A rheumatologist at a workshop at the Cleveland Clinic spoke of a twenty-one-year-old woman she was treating who was dying of cancer. The medical team caring for her was running out of treatment options and the sight of this young woman withering was weighing on everyone.
On a sun-filled September day near the end, the young woman was curled in her bed in a fetal position, her family around her, the blinds closed, the room dark and silent. Entering the room, her doctor felt their despair. She could see her patient staring into all the years she wouldn’t have. It was heartbreaking. Moved beyond all the standard protocols, her doctor felt compelled to climb in bed and hold her. This unexpected, quietly heroic offering broke death’s hold, for a long moment, and brought everyone closer.
After a time, the young woman sat up and asked for the blinds to be lifted. Light came flooding in, and her family began to speak and listen. They brought her juice. They all began to live again.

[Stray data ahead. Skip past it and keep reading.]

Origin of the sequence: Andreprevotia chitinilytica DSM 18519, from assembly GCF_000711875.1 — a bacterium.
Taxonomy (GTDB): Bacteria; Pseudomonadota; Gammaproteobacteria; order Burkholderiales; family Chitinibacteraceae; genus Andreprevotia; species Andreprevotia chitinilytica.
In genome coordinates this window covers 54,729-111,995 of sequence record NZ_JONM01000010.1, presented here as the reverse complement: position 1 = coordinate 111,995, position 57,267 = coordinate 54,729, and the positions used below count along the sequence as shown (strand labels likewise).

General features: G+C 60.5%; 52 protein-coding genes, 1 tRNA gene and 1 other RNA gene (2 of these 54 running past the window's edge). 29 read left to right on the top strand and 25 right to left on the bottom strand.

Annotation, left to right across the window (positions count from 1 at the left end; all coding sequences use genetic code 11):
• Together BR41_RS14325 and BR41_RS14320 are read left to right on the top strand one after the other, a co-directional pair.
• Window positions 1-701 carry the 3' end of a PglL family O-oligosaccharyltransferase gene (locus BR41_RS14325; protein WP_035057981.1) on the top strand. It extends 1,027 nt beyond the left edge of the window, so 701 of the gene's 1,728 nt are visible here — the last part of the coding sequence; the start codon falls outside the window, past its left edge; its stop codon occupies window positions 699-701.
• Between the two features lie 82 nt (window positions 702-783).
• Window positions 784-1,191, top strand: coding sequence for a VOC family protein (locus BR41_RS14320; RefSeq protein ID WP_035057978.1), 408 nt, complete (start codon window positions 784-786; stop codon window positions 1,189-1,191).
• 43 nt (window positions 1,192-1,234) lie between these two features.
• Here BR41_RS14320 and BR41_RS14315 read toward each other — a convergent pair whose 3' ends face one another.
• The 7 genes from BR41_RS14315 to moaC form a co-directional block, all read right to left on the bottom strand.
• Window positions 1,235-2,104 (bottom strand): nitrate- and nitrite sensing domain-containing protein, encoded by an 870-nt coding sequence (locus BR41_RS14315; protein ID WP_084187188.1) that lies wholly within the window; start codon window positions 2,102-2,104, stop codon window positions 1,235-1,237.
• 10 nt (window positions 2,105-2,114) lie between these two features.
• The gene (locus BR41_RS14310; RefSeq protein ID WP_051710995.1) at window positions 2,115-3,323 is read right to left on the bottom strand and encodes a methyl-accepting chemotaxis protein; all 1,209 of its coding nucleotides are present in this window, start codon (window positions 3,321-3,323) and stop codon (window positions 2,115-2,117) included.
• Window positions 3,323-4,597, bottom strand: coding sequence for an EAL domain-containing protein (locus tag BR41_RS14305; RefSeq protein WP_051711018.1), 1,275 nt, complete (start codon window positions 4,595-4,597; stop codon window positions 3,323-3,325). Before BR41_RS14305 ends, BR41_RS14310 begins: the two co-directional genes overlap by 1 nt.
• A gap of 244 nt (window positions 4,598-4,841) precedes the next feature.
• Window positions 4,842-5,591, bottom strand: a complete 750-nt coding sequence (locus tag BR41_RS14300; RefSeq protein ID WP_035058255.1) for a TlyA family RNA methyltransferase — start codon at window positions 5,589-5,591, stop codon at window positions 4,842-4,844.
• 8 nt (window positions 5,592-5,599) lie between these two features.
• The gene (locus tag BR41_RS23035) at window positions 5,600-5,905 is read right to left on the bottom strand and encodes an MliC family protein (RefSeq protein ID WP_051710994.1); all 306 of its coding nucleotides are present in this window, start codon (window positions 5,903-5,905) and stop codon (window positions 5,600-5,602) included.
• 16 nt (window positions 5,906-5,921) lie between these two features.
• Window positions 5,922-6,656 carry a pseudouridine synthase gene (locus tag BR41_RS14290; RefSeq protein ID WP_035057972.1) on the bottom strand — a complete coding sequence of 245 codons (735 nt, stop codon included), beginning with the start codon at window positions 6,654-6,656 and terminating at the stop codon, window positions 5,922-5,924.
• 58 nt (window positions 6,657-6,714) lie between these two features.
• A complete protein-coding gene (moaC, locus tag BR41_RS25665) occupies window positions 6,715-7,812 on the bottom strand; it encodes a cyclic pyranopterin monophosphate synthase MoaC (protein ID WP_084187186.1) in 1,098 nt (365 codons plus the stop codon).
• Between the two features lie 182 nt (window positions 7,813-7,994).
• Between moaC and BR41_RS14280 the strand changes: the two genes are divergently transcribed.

For all our skills, for all our training, and for all the miraculous advances in medicine, we caregivers are left, finally, with what we’re born with, the capacity to hold. When leading with our heart, we can mitigate the pain and despair that the sharpness of life can render, if we softly dare to get as close as we can and simply hold.
Of course, this moment of grace and connection did not prevent the young woman from dying. But it powerfully affirms the power of holding. To hold another is the oldest form of heart-to-heart resuscitation. It can change how we live before we die. Holding someone in his or her pain or despair can allow the life-force to return. It can let light back into the room. And letting light back in, though it might not cure us or keep us from dying, is at the heart of all healing.
A Question to Walk With: Describe a time when you were unexpectedly held.
Next month, Atria will publish my new book, The One Life We’re Given. To make the most of being here, we’re required to learn when to try and when to let go. This is our initiation into grace. The gift and practice of being human centers on the effort to restore what matters and, when in trouble, to make good use of our heart. No one quite knows how to do this, but learn it we must. There is no other way. By fully living the one life we’re given, we’re led to the wisdom that waits in our heart. “The Power of Holding” is an excerpt from the book.
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